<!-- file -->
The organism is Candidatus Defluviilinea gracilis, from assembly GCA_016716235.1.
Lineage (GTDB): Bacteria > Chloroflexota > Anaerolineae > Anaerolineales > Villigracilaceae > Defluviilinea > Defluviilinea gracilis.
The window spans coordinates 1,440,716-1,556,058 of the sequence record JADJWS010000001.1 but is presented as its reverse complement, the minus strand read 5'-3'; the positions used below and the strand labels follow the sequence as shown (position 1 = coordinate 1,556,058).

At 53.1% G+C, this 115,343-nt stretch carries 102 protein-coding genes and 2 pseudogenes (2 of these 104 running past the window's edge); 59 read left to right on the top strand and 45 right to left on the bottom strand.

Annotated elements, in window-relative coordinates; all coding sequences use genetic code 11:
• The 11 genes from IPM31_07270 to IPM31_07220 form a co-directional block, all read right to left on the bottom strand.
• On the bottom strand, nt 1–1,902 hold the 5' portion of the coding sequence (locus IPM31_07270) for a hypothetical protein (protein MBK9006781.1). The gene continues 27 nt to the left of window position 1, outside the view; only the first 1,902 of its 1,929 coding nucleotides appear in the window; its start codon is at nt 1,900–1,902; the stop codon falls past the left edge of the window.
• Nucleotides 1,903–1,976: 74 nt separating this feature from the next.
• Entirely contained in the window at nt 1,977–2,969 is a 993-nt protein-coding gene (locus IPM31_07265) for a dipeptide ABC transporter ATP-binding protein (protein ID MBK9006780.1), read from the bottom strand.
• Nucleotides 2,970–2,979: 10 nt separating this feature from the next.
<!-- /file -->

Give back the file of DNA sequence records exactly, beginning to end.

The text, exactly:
The organism is Candidatus Defluviilinea gracilis, from assembly GCA_016716235.1.
Lineage (GTDB): Bacteria > Chloroflexota > Anaerolineae > Anaerolineales > Villigracilaceae > Defluviilinea > Defluviilinea gracilis.
The window spans coordinates 1,440,716-1,556,058 of the sequence record JADJWS010000001.1 but is presented as its reverse complement, the minus strand read 5'-3'; the positions used below and the strand labels follow the sequence as shown (position 1 = coordinate 1,556,058).

At 53.1% G+C, this 115,343-nt stretch carries 102 protein-coding genes and 2 pseudogenes (2 of these 104 running past the window's edge); 59 read left to right on the top strand and 45 right to left on the bottom strand.

Annotated elements, in window-relative coordinates; all coding sequences use genetic code 11:
• The 11 genes from IPM31_07270 to IPM31_07220 form a co-directional block, all read right to left on the bottom strand.
• On the bottom strand, nt 1–1,902 hold the 5' portion of the coding sequence (locus IPM31_07270) for a hypothetical protein (protein MBK9006781.1). The gene continues 27 nt to the left of window position 1, outside the view; only the first 1,902 of its 1,929 coding nucleotides appear in the window; its start codon is at nt 1,900–1,902; the stop codon falls past the left edge of the window.
• Nucleotides 1,903–1,976: 74 nt separating this feature from the next.
• Entirely contained in the window at nt 1,977–2,969 is a 993-nt protein-coding gene (locus IPM31_07265) for a dipeptide ABC transporter ATP-binding protein (protein ID MBK9006780.1), read from the bottom strand.
• Nucleotides 2,970–2,979: 10 nt separating this feature from the next.